Training sequences of 1000 data points, sampled at 1 kHz, were used. FIG. (10) shows the RMS network error for 100 parameter updates using the AMGN algorithm, and 200 updates respectively using optimization algorithms known in the art as the Kalman Filter, the GaussNewton technique, the BFGS algorithm with a line search [10], and BPTT. The Kalman filter is presented as a standard; the measurement noise and initial covariance were empirically chosen to maximally reduce cost after 200 epochs. For the GaussNewton Algorithm, reduced order inverses were formed when matrix (14) was illconditioned. The line search for BFGS was conducted using the method of false position [14]. Notice that all Newtonlike techniques outperform BPTT. The superior convergence rate and cost minimization achieved with BFGS and AMGN are clearly evident. Note that in contrast to BFGS, AMGN doesn't require a line search so each epoch involves substantially less computation than is required for a BFGS update. FIG. (11) shows the learning rate μ_{k }over 100 updates for AMGN. Note that the learning rate increases geometrically until the poor conditioning of matrix (14) significantly distorts the update direction. While it is difficult to establish that the weights converge to a global minimum, one can show that the tracking system dynamics have been captured accurately. This is evidenced in FIG. (12), where the trained weight 41 vector [w_{1} ^{1,2 }. . . w_{30} ^{1,2}] emulates the impulse response of a system with dominant pole at 300 rad/sec.
A sum of sinusoids test reference signal was injected into the tracking system. When the system outputs are injected into the trained network, the resultant output error is shown in FIG. 13 (right), together with the error which arises from an exact inversion of all the linear dynamics of the system (left). This indicates the extent to which the nonlinear distortion of the signal has been corrected.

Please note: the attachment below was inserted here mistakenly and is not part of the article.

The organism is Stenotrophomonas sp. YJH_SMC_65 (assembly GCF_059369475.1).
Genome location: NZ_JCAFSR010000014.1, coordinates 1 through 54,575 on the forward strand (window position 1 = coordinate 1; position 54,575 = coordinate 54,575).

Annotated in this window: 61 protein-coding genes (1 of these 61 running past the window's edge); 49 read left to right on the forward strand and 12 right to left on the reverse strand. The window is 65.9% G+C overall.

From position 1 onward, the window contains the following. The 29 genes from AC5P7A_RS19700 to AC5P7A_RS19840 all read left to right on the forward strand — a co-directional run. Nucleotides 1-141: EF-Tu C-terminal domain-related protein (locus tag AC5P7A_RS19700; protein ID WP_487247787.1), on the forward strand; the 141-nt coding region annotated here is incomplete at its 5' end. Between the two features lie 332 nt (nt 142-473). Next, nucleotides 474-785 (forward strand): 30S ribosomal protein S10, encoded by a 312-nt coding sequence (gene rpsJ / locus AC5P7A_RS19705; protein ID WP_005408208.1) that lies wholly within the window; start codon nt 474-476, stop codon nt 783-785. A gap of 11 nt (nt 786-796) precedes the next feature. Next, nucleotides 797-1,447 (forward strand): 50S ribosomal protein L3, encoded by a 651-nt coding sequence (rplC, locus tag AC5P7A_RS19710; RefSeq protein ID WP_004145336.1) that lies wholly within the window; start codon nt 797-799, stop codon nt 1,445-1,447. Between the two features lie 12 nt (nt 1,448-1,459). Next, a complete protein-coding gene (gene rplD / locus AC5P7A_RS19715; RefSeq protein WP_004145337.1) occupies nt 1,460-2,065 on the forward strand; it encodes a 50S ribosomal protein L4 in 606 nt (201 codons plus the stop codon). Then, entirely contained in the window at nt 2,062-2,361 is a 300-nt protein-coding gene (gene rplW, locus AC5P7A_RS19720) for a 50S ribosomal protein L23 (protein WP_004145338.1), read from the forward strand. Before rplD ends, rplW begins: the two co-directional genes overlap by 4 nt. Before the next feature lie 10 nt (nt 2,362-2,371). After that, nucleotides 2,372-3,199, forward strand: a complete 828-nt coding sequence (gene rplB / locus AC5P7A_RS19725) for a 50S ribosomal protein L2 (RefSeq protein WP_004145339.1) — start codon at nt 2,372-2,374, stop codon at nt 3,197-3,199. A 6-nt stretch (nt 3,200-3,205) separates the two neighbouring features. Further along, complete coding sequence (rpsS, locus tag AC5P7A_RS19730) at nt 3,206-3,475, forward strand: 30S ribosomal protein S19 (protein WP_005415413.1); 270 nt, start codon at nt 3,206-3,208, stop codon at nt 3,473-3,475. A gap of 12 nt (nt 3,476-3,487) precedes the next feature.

The second example involves the identification and inversion of a WienerType Nonlinear System. The Wiener model applies to an audio amplifier which exhibits crossover distortion. The network architecture employed is displayed in FIG. 14. The memoryless nonlinearity at the amplifier's output is emulated with a parameterized function 42 which can accurately emulate crossover distortion:
The linear dynamics of the amplifier are estimated over the audible band with an IIR digital filter 43. The network training data is gathered according to the method of FIG. 15. The amplifier 47 is excited with a chirp signal 49 ranging in frequency from 19.20 kHz, summed 50 with zeromean Gaussian noise 48. The amplifier outputs 52 are sampled 51 to obtain the desired network output sequence 46. The network input sequence 45 is obtained by sampling 54 the input signal 53. The AMGN algorithm is then used to identify the parameters of the filter in FIG. 14.
It is known in the art that a nonminimum phase zero cannot be precisely dynamically compensated, since it will cause an unstable pole in the compensator. Consequently, if the identification yields a nonminimumphase zero for the linear filter 43, the output sequence 46 is delayed 55 relative to the input sequence 45 and the identification is repeated. For input sequence 45 {u_{n},}, the filter is trained to estimate outputs 46 {y_{n−1}}. Successive delays may be added until the zeros of the identified linear filter 43 are minimumphase. Once the filter parameters are identified, the linear 43 and nonlinear blocks 42 are analytically inverted using techniques well known in the art. A lowpass digital filter with cutoff at roughly 20 kHz is appended to the IIR filter inverse to limit highfrequency gain; and a lookup table is used to emulate the inverse of the memoryless nonlinearity. An audio signal is prewarped by the inverse nonlinearity and then the inverse linear dynamics before being input to the amplifier. The AD and DA conversions can be performed with an AD1847 Codec, and the prewarping of the audio signal can be performed with an ADSP2181 microprocessor. FIG. 16 shows the spectral response of the nonlinear amplifier when excited with a dual tone test signal. FIG. 17 displays the spectral response of the amplifier to a prewarped dual tone. Note that the amplitudes of nonlinear distortion harmonics have been reduced in the prewarped signal by more than 20 dB.
These examples are intended only as illustrations of the use of the invention; they do not in any way suggest a limited scope for its application.